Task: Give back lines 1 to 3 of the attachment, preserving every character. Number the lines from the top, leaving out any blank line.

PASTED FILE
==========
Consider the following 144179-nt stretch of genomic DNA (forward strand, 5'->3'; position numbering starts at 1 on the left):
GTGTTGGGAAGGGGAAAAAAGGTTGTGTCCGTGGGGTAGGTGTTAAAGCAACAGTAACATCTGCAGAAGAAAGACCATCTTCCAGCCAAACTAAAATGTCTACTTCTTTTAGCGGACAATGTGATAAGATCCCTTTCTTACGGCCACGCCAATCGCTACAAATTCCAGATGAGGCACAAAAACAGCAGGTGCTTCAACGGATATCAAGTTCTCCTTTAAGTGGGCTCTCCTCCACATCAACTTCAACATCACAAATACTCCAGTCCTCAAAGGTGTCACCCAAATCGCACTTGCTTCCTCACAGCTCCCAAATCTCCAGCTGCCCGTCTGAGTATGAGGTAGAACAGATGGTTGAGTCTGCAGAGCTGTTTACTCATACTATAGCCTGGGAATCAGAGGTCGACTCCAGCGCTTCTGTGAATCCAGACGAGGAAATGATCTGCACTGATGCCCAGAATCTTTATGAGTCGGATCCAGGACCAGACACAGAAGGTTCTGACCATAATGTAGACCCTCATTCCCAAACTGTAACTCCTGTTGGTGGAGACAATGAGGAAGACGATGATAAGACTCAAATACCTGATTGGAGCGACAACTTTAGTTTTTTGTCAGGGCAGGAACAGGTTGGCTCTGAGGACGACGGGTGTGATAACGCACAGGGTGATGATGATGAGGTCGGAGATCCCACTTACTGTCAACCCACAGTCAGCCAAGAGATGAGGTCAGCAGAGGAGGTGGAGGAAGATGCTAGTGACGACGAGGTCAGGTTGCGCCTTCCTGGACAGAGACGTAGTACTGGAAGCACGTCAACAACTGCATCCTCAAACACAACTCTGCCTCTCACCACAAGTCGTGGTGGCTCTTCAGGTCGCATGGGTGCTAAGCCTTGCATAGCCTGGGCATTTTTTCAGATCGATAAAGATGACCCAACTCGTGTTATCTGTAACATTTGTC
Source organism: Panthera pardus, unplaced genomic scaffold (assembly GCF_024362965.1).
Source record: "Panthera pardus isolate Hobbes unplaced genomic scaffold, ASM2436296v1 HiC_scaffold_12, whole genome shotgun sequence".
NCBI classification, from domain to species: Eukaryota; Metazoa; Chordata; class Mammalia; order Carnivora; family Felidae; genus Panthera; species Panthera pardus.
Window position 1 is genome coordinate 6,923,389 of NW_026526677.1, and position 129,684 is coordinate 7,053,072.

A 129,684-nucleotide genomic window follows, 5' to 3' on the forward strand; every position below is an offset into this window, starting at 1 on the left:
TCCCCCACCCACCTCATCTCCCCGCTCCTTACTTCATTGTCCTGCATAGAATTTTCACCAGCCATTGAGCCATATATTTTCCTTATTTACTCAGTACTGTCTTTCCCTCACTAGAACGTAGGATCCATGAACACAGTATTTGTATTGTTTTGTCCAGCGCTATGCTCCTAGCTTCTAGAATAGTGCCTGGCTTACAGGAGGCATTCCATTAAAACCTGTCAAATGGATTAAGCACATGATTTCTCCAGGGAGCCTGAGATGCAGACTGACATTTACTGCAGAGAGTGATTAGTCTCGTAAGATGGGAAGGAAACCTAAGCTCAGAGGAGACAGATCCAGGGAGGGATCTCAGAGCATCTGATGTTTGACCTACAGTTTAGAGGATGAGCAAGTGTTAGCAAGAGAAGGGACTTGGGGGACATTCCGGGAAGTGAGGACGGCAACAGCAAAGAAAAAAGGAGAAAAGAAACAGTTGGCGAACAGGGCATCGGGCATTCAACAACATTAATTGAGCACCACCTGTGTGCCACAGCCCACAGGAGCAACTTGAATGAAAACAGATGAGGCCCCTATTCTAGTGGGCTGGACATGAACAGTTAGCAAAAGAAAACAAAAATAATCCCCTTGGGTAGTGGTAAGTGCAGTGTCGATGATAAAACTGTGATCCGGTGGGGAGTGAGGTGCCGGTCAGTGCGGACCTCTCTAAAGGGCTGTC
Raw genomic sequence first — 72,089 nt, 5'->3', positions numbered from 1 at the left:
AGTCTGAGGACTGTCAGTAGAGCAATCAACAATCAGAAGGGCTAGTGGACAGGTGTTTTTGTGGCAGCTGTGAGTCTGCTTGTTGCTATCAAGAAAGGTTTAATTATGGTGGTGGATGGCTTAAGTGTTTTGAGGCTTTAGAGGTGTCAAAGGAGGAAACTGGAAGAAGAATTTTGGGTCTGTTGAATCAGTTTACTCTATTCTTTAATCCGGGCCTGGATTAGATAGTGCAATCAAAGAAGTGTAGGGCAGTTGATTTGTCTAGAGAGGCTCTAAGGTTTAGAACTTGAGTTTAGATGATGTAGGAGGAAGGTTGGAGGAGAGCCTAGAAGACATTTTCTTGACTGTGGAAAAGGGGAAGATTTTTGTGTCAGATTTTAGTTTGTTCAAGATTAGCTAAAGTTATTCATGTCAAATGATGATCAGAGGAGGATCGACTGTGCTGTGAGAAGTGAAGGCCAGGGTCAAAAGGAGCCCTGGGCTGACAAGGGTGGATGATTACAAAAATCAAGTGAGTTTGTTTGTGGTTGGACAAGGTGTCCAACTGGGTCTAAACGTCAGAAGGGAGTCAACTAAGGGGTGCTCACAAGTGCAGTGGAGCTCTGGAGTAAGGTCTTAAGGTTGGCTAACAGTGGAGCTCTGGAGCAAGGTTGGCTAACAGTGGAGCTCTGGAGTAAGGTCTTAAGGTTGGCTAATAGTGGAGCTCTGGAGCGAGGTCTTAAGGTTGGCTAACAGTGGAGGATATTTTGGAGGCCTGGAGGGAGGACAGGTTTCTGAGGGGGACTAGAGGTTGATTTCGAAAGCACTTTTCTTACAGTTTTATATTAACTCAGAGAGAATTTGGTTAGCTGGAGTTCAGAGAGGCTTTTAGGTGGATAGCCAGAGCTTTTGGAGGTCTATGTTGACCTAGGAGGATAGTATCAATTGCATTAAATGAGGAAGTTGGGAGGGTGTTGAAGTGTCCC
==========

Consider the following 144179-nt stretch of genomic DNA (forward strand, 5'->3'; position numbering starts at 1 on the left):
GTGTTGGGAAGGGGAAAAAAGGTTGTGTCCGTGGGGTAGGTGTTAAAGCAACAGTAACATCTGCAGAAGAAAGACCATCTTCCAGCCAAACTAAAATGTCTACTTCTTTTAGCGGACAATGTGATAAGATCCCTTTCTTACGGCCACGCCAATCGCTACAAATTCCAGATGAGGCACAAAAACAGCAGGTGCTTCAACGGATATCAAGTTCTCCTTTAAGTGGGCTCTCCTCCACATCAACTTCAACATCACAAATACTCCAGTCCTCAAAGGTGTCACCCAAATCGCACTTGCTTCCTCACAGCTCCCAAATCTCCAGCTGCCCGTCTGAGTATGAGGTAGAACAGATGGTTGAGTCTGCAGAGCTGTTTACTCATACTATAGCCTGGGAATCAGAGGTCGACTCCAGCGCTTCTGTGAATCCAGACGAGGAAATGATCTGCACTGATGCCCAGAATCTTTATGAGTCGGATCCAGGACCAGACACAGAAGGTTCTGACCATAATGTAGACCCTCATTCCCAAACTGTAACTCCTGTTGGTGGAGACAATGAGGAAGACGATGATAAGACTCAAATACCTGATTGGAGCGACAACTTTAGTTTTTTGTCAGGGCAGGAACAGGTTGGCTCTGAGGACGACGGGTGTGATAACGCACAGGGTGATGATGATGAGGTCGGAGATCCCACTTACTGTCAACCCACAGTCAGCCAAGAGATGAGGTCAGCAGAGGAGGTGGAGGAAGATGCTAGTGACGACGAGGTCAGGTTGCGCCTTCCTGGACAGAGACGTAGTACTGGAAGCACGTCAACAACTGCATCCTCAAACACAACTCTGCCTCTCACCACAAGTCGTGGTGGCTCTTCAGGTCGCATGGGTGCTAAGCCTTGCATAGCCTGGGCATTTTTTCAGATCGATAAAGATGACCCAACTCGTGTTATCTGTAACATTTGTC
Source organism: Panthera pardus, unplaced genomic scaffold (assembly GCF_024362965.1).